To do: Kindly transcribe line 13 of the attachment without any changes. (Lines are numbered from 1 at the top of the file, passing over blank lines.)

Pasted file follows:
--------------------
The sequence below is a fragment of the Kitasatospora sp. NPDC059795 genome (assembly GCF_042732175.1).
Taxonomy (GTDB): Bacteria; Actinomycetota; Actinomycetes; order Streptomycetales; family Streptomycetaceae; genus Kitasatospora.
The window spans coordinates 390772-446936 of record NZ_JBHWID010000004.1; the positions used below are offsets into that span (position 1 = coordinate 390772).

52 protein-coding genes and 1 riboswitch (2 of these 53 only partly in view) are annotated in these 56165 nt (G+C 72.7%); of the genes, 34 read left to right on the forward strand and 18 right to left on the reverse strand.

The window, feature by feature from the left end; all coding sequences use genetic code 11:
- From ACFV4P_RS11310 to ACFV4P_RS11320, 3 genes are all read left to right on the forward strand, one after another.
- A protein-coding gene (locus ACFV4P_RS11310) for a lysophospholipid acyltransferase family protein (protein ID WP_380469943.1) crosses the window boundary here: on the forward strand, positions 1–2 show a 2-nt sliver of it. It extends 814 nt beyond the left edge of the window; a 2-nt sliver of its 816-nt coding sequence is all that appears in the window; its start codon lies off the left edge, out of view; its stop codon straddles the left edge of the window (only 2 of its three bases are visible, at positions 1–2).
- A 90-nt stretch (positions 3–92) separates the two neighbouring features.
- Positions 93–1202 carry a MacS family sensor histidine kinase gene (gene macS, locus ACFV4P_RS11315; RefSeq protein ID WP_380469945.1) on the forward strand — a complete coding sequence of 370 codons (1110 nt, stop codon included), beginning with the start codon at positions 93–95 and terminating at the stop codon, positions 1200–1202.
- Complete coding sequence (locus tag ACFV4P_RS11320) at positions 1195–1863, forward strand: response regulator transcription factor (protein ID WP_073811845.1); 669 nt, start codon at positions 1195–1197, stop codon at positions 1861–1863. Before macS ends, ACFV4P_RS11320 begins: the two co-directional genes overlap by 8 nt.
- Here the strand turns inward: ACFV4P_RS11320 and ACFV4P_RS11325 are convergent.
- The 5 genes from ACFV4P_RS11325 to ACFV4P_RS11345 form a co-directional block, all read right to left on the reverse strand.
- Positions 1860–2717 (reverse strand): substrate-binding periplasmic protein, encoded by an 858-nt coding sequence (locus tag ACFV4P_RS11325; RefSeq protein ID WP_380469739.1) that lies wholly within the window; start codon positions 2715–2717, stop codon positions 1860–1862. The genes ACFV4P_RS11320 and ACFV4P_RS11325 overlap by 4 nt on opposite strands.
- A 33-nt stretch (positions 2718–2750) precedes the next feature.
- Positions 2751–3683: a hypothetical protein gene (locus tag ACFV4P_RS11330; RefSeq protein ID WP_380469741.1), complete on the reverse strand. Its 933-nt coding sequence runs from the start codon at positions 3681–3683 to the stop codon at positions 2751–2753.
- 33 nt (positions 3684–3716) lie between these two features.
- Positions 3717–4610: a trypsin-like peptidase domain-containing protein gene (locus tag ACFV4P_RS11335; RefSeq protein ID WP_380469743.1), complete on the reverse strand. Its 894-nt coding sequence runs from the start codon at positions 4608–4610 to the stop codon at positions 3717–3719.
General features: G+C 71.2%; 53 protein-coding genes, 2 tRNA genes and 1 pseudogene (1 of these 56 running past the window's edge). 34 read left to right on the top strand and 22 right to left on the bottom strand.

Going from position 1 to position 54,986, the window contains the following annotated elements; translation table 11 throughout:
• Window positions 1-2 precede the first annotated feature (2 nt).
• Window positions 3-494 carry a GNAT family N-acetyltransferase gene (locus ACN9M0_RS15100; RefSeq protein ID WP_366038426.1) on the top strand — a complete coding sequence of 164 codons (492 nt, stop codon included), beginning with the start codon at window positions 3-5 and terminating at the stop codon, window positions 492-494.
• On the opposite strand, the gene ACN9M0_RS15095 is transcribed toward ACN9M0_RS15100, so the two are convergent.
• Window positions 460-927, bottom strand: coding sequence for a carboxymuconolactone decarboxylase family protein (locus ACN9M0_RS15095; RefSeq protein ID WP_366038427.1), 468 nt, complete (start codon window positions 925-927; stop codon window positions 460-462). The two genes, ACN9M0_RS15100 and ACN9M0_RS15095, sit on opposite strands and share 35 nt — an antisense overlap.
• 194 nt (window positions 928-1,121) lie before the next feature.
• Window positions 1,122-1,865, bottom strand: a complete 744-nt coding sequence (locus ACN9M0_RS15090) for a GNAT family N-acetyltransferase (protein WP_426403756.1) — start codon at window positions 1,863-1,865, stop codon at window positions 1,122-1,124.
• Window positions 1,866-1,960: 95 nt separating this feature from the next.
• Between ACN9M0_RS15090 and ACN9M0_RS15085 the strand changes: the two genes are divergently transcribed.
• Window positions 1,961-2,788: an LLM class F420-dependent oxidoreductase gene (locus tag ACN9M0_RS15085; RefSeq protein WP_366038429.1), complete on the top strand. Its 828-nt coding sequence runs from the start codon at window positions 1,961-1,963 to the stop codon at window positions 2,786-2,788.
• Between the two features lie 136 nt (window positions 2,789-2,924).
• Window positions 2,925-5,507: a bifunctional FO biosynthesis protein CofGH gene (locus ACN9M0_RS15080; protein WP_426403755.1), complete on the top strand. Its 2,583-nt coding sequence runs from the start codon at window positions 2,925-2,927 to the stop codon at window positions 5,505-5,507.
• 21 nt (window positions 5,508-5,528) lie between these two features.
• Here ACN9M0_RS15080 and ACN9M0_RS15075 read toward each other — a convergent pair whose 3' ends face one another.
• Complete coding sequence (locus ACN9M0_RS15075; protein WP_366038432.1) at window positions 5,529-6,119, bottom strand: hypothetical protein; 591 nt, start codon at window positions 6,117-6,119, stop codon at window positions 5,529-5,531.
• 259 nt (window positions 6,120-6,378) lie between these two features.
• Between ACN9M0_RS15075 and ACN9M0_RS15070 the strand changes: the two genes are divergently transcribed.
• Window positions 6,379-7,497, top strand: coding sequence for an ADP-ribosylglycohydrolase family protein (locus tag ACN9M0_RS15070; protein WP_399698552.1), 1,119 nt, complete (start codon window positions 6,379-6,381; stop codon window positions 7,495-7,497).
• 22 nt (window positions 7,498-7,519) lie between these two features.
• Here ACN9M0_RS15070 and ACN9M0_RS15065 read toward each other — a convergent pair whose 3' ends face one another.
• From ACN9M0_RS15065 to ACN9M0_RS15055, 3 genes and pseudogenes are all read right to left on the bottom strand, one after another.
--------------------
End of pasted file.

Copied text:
- Positions 1860–2717 (reverse strand): substrate-binding periplasmic protein, encoded by an 858-nt coding sequence (locus tag ACFV4P_RS11325; RefSeq protein ID WP_380469739.1) that lies wholly within the window; start codon positions 2715–2717, stop codon positions 1860–1862. The genes ACFV4P_RS11320 and ACFV4P_RS11325 overlap by 4 nt on opposite strands.